Eyelid skin cancer: do sunglasses help?

Eyelid skin cancer: do sunglasses help?

    This is a bit of a loaded question but either way the answer is absolutely. The Skin Cancer Foundation states that 10% of skin cancers occur on or right around the eyelid, only 3% of our skin’s total surface area. Experts advise a strong pair of shades as a preventative must when it comes to eyelid cancer, but not just any shades (see our guidelines here), and you’d best pair them up with some other UV defence strategies too. Eyelid cancer is treatable and not often life threatening, but can cause permanent loss of vision in the affected eye, scarring, and some really nasty tissue damage, so protecting yourself is important.

Shades that get the job done

    You can pick out the most effective UV blocking lenses on the shelves, and you’ll still be exposing your eyelids to cancer causing rays if they don’t fit your face! When the sun is at the midday position, UV rays shine directly down. If your sunglasses are constantly sliding down your nose, or you can feel a constant glare coming down from behind them, then they aren’t doing much good.

    A lot of the time we spend outside in sunny weather is around the midday period, but even a short outdoor lunch break, or patio coffee time requires a pair of fitted shades. Don’t forget to look for the CE certified 100% UV protection stamp of approval! Lenses should also be adequate in size. If they’re too small, which some trendier styles are guilty of, then they can let in rays from all directions, including those that reflect off of sand, water or snow. This can really expose your lids to some serious UV rays. The waterline (or inner rim of your eyelids) isn’t really a spot sunscreen can reach, but is super sensitive to sun, so it’s important that your lenses are wisely selected. But don’t worry: this doesn’t have to mean breaking the bank.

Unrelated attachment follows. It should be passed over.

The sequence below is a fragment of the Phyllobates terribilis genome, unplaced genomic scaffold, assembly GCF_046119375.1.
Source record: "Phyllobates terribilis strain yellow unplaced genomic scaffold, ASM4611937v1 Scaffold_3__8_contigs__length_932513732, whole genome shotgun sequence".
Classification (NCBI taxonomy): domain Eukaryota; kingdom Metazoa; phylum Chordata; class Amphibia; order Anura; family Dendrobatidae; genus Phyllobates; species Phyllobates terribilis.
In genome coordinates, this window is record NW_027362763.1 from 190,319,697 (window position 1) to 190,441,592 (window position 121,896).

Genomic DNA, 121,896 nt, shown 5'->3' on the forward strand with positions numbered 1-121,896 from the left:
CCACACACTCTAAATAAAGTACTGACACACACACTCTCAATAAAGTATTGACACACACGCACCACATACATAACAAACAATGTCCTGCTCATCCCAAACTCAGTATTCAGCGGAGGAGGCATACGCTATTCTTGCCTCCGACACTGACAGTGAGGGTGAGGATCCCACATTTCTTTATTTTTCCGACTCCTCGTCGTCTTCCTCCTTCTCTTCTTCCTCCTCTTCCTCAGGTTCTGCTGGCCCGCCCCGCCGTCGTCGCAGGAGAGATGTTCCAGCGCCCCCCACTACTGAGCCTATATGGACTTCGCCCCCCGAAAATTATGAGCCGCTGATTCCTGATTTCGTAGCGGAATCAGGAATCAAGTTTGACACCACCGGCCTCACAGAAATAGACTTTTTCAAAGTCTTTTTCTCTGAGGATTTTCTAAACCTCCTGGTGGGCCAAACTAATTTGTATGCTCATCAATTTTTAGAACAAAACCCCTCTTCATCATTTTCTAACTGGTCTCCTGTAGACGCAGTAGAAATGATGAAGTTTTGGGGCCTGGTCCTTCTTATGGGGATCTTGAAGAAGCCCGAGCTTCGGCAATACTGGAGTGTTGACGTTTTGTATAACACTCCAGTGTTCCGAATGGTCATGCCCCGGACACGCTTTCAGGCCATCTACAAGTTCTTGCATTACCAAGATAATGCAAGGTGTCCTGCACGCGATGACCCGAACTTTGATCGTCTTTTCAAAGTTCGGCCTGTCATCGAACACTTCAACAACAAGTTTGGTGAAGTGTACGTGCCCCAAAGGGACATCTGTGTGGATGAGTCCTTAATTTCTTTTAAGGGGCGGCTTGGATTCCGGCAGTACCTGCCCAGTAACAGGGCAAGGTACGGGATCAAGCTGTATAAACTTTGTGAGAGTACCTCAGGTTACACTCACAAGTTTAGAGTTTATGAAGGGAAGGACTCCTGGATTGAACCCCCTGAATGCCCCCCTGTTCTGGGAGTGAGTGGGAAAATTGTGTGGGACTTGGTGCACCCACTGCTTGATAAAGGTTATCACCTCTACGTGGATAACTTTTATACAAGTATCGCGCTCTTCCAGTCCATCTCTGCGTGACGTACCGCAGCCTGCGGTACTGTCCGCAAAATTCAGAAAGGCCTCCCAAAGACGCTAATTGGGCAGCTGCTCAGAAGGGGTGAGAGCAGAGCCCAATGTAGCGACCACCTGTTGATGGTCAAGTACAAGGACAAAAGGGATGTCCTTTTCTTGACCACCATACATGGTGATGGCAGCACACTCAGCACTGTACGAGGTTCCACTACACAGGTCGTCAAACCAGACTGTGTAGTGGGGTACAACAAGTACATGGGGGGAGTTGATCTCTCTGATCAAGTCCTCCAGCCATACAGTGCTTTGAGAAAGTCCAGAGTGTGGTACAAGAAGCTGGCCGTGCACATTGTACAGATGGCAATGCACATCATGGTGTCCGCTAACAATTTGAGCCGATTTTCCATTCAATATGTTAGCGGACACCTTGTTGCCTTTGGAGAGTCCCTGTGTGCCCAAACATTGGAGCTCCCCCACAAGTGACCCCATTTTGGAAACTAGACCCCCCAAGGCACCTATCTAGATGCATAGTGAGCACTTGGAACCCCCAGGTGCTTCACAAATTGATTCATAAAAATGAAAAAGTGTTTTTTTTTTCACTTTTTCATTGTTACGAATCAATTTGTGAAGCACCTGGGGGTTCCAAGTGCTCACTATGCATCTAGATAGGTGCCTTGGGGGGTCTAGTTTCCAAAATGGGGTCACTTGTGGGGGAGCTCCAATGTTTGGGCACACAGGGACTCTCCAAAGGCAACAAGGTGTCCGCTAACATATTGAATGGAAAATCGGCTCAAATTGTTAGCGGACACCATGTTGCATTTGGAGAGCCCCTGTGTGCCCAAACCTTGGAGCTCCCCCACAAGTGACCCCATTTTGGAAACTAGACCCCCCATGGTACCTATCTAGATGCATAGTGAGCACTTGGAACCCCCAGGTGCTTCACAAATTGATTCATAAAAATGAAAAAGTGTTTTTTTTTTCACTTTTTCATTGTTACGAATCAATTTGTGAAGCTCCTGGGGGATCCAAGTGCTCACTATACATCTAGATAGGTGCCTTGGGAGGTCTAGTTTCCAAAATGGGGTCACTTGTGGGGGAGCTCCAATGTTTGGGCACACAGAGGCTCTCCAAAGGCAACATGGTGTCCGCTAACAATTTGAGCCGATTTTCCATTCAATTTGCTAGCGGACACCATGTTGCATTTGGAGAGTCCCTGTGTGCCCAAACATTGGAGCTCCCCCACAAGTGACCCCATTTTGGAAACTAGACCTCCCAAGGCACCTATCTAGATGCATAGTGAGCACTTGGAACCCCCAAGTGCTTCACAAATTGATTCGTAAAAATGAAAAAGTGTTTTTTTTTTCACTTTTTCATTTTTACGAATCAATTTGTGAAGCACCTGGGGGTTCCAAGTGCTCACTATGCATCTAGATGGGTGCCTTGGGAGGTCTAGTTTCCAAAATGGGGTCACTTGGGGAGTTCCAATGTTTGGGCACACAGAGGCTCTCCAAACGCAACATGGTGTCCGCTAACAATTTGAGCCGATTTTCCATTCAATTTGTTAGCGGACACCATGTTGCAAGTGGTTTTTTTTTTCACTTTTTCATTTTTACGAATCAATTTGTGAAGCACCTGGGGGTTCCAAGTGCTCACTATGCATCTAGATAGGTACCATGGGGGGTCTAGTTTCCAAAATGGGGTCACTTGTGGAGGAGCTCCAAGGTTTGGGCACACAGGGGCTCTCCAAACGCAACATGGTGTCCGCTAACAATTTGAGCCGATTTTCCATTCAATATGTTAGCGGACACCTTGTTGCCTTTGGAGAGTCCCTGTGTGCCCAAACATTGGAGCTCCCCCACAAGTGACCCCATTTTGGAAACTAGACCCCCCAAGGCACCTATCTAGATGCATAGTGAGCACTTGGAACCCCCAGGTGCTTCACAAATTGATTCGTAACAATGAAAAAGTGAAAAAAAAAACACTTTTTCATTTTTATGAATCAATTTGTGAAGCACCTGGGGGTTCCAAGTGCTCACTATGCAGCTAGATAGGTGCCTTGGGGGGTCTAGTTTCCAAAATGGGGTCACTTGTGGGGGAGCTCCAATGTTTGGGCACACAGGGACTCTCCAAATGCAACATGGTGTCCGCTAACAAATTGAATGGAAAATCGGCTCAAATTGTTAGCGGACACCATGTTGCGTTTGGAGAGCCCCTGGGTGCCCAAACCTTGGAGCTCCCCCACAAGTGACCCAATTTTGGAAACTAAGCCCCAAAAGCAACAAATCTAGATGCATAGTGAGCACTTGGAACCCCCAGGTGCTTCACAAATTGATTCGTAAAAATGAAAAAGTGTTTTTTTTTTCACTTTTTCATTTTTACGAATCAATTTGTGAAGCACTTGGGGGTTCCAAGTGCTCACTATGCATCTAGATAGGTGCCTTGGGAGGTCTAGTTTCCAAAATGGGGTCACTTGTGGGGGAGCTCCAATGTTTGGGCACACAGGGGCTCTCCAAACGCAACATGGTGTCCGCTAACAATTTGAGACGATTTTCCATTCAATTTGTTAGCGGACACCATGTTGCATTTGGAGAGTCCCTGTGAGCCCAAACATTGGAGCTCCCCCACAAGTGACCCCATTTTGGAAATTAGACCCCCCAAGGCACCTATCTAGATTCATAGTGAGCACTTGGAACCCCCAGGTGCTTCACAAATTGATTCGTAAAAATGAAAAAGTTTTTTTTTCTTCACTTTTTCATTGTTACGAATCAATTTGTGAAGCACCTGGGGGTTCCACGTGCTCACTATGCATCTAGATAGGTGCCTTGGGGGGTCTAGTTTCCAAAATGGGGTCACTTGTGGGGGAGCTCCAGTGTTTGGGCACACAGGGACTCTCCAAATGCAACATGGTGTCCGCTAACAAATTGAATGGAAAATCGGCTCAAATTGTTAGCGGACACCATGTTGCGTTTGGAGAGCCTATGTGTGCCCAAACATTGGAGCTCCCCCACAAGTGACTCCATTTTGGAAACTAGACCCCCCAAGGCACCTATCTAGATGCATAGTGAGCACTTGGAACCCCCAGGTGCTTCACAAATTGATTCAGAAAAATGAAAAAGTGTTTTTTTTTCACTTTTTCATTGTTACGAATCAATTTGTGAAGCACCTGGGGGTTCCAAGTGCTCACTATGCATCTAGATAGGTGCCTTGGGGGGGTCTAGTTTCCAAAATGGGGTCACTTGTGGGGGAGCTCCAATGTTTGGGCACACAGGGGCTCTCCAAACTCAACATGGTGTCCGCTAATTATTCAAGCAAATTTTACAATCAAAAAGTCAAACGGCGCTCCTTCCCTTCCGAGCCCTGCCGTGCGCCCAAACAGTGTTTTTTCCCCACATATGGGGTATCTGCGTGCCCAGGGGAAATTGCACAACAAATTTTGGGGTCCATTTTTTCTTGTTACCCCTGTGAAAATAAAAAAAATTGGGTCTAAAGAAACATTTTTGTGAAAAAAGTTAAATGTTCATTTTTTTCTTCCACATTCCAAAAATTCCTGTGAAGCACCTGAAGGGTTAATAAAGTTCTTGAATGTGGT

Sunglasses: team players

        When preventing eyelid cancer, sunglasses are most effective integrated into a UV defence toolkit. That midday downward angle we mentioned before can be completely stopped in its tracks before even coming close to your precious eyelids. You can pull this off with an opaque hat, preferably with a brim of 3 inches (luckily those vintage baseball caps are in style) and prevent more than 50% of UV rays from reaching your eyelids, even parts of your face depending on the brim. A good SPF 30 sunscreen for the face is also a really good way to supplement your sunglasses. Make sure you pick a formula  that works for the more sensitive spots around your eyes.    

    So, once more we ask, do sunglasses help protect your eyelids from skin cancer? Shortest answer is yes, but remember that they absolutely MUST fit your face, and work best when teamed up with a hat and facial sunscreen.

    Watch out for sunny lunch hours, and remember to tell your doctor or dermatologist about any eyelid bumps, loss of lashes, chronic eye redness, or weird feelings in your skin because early treatment is effective treatment. And always remember, the same medical pros that you consult about these things are always down to help you assemble the tools you need to protect your skin and stay healthy without sacrificing fun in the sun.